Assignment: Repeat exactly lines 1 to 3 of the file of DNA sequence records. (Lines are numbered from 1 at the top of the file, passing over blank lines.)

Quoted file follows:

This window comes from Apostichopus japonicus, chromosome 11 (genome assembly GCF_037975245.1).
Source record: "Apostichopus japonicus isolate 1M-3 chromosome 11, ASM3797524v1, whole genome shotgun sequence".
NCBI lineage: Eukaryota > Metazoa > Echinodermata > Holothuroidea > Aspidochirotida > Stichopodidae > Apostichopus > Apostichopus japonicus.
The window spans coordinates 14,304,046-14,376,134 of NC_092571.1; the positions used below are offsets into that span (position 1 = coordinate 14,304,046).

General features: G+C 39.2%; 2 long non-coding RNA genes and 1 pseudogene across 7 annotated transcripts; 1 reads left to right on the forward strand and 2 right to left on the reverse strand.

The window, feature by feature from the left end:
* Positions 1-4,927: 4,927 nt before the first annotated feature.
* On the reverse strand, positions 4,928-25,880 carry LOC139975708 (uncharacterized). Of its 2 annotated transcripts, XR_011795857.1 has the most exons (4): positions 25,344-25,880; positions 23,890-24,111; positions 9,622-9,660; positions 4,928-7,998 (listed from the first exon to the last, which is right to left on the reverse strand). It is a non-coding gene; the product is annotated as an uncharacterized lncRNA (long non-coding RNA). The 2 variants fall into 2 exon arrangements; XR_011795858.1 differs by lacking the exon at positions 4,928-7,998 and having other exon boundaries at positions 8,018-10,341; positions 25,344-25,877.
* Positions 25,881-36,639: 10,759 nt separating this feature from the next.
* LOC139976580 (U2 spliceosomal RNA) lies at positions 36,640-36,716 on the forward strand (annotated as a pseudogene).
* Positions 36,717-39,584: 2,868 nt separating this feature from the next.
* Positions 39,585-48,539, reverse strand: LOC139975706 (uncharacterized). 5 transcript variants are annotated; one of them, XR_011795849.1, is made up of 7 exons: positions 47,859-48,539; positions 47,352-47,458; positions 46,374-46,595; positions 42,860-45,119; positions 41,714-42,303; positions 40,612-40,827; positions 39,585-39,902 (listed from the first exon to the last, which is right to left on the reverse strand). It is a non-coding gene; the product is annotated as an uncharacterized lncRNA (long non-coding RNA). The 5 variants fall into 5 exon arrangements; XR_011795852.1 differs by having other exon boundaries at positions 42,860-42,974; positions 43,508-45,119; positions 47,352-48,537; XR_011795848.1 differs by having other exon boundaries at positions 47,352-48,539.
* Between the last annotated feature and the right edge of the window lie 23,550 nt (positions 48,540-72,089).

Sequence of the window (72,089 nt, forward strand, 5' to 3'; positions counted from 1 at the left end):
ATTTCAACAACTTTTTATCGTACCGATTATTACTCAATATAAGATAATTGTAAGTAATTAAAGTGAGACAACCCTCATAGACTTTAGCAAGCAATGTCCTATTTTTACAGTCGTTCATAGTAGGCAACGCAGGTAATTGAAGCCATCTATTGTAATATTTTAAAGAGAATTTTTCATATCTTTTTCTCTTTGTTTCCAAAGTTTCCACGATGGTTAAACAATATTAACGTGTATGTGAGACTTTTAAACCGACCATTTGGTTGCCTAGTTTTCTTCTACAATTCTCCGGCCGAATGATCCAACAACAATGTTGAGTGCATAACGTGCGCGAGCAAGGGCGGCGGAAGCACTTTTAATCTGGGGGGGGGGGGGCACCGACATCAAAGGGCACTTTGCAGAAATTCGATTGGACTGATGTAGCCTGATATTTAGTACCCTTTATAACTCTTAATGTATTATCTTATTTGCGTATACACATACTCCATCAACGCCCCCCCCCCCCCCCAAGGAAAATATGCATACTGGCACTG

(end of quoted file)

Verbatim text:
This window comes from Apostichopus japonicus, chromosome 11 (genome assembly GCF_037975245.1).
Source record: "Apostichopus japonicus isolate 1M-3 chromosome 11, ASM3797524v1, whole genome shotgun sequence".
NCBI lineage: Eukaryota > Metazoa > Echinodermata > Holothuroidea > Aspidochirotida > Stichopodidae > Apostichopus > Apostichopus japonicus.